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Riviera Maya Hotels Working On Permanent Solution To Sargassum Problem 

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This year has been a particularly bad year for sargassum in the Riviera Maya region, but now hotels in the area are coming together to work on a permanent solution to the sargassum problem.  During the last year, various groups have been formed to address the situation and try to come up with solutions, but little has been done to truly solve the issue.  Barriers, sargassum collection ships, and beach cleaning efforts have offered temporary relief from sargassum but are not permanent solutions. 

Cancun Sargassum

Sargassum is a type of brown seaweed that washes in from far out to sea and onto the beaches in the Mexican Caribbean.  It has been around for decades but only in recent years has it become such a pressing problem all along the Caribbean coast.  While it is harmless in a health sense, it puts off a very unpleasant smell as it decomposes, taking away from the overall beach experience when it is present. 

Sargassum on Beach

During the busiest seasons in Cancun and the rest of the Riviera Maya this year, beaches were covered with sargassum.  Despite the constant presence of the brown, smelly seaweed, though, tourists continued to visit these places in numbers not seen since prior to the pandemic.  In some cases, the sargassum was so bad it would drive tourists to other activities, like sightseeing or visiting cenotes.   

Sargassum Barrier

Cenotes are naturally made sinkholes that form out of limestone rock and then fill with groundwater from below and rain from above.  There are hundreds of cenotes in the area, and each is a little bit different from the next.  While some cenotes even ended up with sargassum in them this past year, for the most part, they are a sargassum-free option when the beaches are covered. 

Sargassum with Hotels in Background

Back in April, there was a sargassum task force formed that included scientists, Navy members, and government officials.  The group was tasked with not only finding better ways to remove sargassum from the area’s beaches but also with coming up with a warning system and finding solutions for keeping it from reaching the beaches.  Despite the efforts of the task force, though, the problem has persisted, and the only relief that has come has been due to breaks in the sargassum season.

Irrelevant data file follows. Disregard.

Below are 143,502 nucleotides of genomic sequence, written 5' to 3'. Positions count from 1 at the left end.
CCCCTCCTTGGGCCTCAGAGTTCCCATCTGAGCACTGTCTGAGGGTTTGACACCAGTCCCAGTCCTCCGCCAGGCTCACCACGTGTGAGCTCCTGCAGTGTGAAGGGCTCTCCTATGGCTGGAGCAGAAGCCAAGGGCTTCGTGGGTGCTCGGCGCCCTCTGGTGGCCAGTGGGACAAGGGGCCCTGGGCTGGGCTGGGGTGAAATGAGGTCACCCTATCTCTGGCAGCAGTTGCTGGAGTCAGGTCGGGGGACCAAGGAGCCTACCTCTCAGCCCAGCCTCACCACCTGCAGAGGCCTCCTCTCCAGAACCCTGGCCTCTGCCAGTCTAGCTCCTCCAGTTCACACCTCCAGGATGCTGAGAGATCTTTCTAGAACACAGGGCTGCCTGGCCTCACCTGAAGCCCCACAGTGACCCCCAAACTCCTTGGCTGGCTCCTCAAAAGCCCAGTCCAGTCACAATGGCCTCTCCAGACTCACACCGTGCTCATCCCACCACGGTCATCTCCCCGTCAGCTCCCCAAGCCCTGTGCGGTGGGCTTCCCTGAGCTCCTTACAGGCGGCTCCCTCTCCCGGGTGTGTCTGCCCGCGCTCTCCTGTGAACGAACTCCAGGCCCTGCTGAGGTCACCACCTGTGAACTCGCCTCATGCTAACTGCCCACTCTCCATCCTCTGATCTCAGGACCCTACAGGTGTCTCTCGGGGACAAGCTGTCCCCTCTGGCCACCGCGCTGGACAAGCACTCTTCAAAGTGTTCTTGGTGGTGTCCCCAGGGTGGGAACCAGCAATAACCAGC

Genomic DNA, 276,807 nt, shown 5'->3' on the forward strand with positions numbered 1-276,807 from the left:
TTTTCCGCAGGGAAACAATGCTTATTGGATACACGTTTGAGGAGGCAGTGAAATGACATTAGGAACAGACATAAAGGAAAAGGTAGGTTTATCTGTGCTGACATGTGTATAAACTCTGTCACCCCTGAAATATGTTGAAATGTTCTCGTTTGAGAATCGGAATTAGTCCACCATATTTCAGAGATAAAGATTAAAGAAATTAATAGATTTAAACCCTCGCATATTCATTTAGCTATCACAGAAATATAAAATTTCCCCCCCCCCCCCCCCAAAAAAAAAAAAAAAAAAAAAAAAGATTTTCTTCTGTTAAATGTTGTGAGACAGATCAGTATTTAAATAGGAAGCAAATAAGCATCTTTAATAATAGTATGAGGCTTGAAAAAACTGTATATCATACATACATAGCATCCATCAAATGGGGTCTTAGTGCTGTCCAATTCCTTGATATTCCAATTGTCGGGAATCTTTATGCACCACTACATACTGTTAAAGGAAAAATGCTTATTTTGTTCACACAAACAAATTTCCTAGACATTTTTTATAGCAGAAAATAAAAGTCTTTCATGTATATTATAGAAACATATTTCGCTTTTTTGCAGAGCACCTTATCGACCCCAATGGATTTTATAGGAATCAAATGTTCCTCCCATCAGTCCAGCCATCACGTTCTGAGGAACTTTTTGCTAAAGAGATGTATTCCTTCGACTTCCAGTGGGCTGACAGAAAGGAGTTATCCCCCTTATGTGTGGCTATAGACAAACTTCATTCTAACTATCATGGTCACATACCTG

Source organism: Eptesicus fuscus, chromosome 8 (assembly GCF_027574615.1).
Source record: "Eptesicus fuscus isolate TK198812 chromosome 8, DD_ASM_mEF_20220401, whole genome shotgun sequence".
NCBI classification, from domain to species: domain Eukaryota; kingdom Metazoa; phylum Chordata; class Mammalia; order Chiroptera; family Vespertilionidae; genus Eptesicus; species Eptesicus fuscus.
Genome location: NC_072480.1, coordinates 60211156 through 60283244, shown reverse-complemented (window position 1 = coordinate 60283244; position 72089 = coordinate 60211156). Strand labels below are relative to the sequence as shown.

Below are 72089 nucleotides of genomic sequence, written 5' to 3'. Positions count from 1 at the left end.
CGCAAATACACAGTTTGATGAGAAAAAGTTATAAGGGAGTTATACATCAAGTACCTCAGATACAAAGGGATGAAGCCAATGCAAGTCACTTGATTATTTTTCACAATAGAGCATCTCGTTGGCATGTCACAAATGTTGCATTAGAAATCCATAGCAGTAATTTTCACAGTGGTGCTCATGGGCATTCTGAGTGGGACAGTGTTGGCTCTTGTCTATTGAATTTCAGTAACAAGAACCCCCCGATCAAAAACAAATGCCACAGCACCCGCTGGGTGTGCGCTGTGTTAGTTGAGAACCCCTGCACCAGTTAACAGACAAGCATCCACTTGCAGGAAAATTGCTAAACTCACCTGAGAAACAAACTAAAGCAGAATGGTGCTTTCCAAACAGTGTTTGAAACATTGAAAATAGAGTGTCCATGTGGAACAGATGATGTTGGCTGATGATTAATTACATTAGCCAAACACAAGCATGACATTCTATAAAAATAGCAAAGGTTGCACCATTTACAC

family walking on beach

Now, tourism officials are coming together to see if they can come up with a more permanent solution to the sargassum problem, but this time they are exploring options for using the seaweed.  According to the president of the Association of Hotels of the Riviera Maya, they are seeking to collect and use the sargassum for things like fertilizers.  The project would cost around $100 million, which, when you consider the cost of constant removal, really doesn’t sound that bad. 

sargassum from above

Some of the money would be used to aid companies who want to collect sargassum in setting up the equipment to do so.  The money would be managed by a trust that would ensure that the resources are being used properly and provide transparency.  The trust would be made up of experts that would also advise on solutions to the sargassum problem. 

Sargassum Sea

While it’s very unlikely that sargassum will just stop washing ashore someday, that isn’t to say that a man-made solution cannot be found to limit its effects in popular tourist destinations like Cancun.  Finding a way to not only keep it from washing up on the beaches but utilizing it at the same time is a great way to solve the problem.  If the group working on that solution gets the money they need to get started, it may not be too long before we can start to see more beaches sargassum-free

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